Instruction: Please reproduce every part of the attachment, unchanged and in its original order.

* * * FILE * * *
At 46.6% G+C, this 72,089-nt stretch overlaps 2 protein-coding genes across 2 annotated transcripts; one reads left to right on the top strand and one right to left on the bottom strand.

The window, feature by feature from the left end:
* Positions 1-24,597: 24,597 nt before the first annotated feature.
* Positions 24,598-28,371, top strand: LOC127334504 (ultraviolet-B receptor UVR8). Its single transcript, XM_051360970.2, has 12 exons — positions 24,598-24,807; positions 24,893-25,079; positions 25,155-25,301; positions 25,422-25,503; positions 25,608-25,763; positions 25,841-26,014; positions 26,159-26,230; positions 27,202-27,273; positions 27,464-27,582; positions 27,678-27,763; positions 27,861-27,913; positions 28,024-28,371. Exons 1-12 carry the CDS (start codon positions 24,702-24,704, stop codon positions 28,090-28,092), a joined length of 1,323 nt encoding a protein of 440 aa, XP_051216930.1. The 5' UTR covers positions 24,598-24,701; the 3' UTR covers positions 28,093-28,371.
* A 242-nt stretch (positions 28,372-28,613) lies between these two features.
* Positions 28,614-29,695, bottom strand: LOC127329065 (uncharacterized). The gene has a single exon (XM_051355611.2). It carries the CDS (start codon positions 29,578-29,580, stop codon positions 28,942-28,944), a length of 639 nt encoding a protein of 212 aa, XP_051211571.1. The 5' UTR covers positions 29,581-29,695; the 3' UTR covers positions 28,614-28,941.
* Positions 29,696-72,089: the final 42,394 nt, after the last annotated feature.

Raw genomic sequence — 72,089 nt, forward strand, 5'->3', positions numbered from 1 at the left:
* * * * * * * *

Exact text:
At 46.6% G+C, this 72,089-nt stretch overlaps 2 protein-coding genes across 2 annotated transcripts; one reads left to right on the top strand and one right to left on the bottom strand.

The window, feature by feature from the left end:
* Positions 1-24,597: 24,597 nt before the first annotated feature.
* Positions 24,598-28,371, top strand: LOC127334504 (ultraviolet-B receptor UVR8). Its single transcript, XM_051360970.2, has 12 exons — positions 24,598-24,807; positions 24,893-25,079; positions 25,155-25,301; positions 25,422-25,503; positions 25,608-25,763; positions 25,841-26,014; positions 26,159-26,230; positions 27,202-27,273; positions 27,464-27,582; positions 27,678-27,763; positions 27,861-27,913; positions 28,024-28,371. Exons 1-12 carry the CDS (start codon positions 24,702-24,704, stop codon positions 28,090-28,092), a joined length of 1,323 nt encoding a protein of 440 aa, XP_051216930.1. The 5' UTR covers positions 24,598-24,701; the 3' UTR covers positions 28,093-28,371.
* A 242-nt stretch (positions 28,372-28,613) lies between these two features.
* Positions 28,614-29,695, bottom strand: LOC127329065 (uncharacterized). The gene has a single exon (XM_051355611.2). It carries the CDS (start codon positions 29,578-29,580, stop codon positions 28,942-28,944), a length of 639 nt encoding a protein of 212 aa, XP_051211571.1. The 5' UTR covers positions 29,581-29,695; the 3' UTR covers positions 28,614-28,941.
* Positions 29,696-72,089: the final 42,394 nt, after the last annotated feature.

Raw genomic sequence — 72,089 nt, forward strand, 5'->3', positions numbered from 1 at the left: